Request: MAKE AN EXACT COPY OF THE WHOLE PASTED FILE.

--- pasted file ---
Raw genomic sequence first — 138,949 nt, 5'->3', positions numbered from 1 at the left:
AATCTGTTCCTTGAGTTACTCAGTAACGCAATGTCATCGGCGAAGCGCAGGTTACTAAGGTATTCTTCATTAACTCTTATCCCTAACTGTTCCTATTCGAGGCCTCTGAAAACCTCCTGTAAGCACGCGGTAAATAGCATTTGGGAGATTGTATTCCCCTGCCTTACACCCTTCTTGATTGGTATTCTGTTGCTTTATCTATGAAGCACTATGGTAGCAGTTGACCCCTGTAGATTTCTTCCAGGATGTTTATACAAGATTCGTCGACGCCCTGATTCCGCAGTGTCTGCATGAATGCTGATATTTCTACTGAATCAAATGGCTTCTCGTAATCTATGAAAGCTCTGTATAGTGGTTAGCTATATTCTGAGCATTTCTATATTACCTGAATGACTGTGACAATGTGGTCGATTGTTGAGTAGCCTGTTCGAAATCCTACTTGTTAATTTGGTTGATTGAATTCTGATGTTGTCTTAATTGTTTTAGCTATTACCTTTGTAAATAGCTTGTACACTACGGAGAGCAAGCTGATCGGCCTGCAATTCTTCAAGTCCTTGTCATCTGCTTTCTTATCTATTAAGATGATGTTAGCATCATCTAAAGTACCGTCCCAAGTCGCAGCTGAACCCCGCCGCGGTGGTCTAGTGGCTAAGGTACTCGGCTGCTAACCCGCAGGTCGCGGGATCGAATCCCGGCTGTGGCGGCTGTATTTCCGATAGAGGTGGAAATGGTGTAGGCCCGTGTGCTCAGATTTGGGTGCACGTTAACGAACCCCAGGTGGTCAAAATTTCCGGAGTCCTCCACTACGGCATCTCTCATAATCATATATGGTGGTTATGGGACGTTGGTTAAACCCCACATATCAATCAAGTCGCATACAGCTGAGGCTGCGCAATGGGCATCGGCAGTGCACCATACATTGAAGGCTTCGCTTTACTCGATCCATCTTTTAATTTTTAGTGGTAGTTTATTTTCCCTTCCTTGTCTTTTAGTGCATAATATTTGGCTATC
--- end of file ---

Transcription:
Raw genomic sequence first — 138,949 nt, 5'->3', positions numbered from 1 at the left:
AATCTGTTCCTTGAGTTACTCAGTAACGCAATGTCATCGGCGAAGCGCAGGTTACTAAGGTATTCTTCATTAACTCTTATCCCTAACTGTTCCTATTCGAGGCCTCTGAAAACCTCCTGTAAGCACGCGGTAAATAGCATTTGGGAGATTGTATTCCCCTGCCTTACACCCTTCTTGATTGGTATTCTGTTGCTTTATCTATGAAGCACTATGGTAGCAGTTGACCCCTGTAGATTTCTTCCAGGATGTTTATACAAGATTCGTCGACGCCCTGATTCCGCAGTGTCTGCATGAATGCTGATATTTCTACTGAATCAAATGGCTTCTCGTAATCTATGAAAGCTCTGTATAGTGGTTAGCTATATTCTGAGCATTTCTATATTACCTGAATGACTGTGACAATGTGGTCGATTGTTGAGTAGCCTGTTCGAAATCCTACTTGTTAATTTGGTTGATTGAATTCTGATGTTGTCTTAATTGTTTTAGCTATTACCTTTGTAAATAGCTTGTACACTACGGAGAGCAAGCTGATCGGCCTGCAATTCTTCAAGTCCTTGTCATCTGCTTTCTTATCTATTAAGATGATGTTAGCATCATCTAAAGTACCGTCCCAAGTCGCAGCTGAACCCCGCCGCGGTGGTCTAGTGGCTAAGGTACTCGGCTGCTAACCCGCAGGTCGCGGGATCGAATCCCGGCTGTGGCGGCTGTATTTCCGATAGAGGTGGAAATGGTGTAGGCCCGTGTGCTCAGATTTGGGTGCACGTTAACGAACCCCAGGTGGTCAAAATTTCCGGAGTCCTCCACTACGGCATCTCTCATAATCATATATGGTGGTTATGGGACGTTGGTTAAACCCCACATATCAATCAAGTCGCATACAGCTGAGGCTGCGCAATGGGCATCGGCAGTGCACCATACATTGAAGGCTTCGCTTTACTCGATCCATCTTTTAATTTTTAGTGGTAGTTTATTTTCCCTTCCTTGTCTTTTAGTGCATAATATTTGGCTATC